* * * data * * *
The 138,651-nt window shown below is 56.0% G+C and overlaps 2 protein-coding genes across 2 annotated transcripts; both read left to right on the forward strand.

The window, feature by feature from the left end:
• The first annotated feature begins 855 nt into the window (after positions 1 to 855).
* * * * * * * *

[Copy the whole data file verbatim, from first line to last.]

The 138,651-nt window shown below is 56.0% G+C and overlaps 2 protein-coding genes across 2 annotated transcripts; both read left to right on the forward strand.

The window, feature by feature from the left end:
• The first annotated feature begins 855 nt into the window (after positions 1 to 855).